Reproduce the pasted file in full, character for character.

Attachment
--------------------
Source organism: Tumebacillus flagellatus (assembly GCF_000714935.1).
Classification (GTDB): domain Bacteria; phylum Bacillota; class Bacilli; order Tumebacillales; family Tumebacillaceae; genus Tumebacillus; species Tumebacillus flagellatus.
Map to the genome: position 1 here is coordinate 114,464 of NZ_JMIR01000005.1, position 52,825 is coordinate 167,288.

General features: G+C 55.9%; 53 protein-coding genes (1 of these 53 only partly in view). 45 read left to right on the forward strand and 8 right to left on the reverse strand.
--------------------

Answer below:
Source organism: Tumebacillus flagellatus (assembly GCF_000714935.1).
Classification (GTDB): domain Bacteria; phylum Bacillota; class Bacilli; order Tumebacillales; family Tumebacillaceae; genus Tumebacillus; species Tumebacillus flagellatus.
Map to the genome: position 1 here is coordinate 114,464 of NZ_JMIR01000005.1, position 52,825 is coordinate 167,288.

General features: G+C 55.9%; 53 protein-coding genes (1 of these 53 only partly in view). 45 read left to right on the forward strand and 8 right to left on the reverse strand.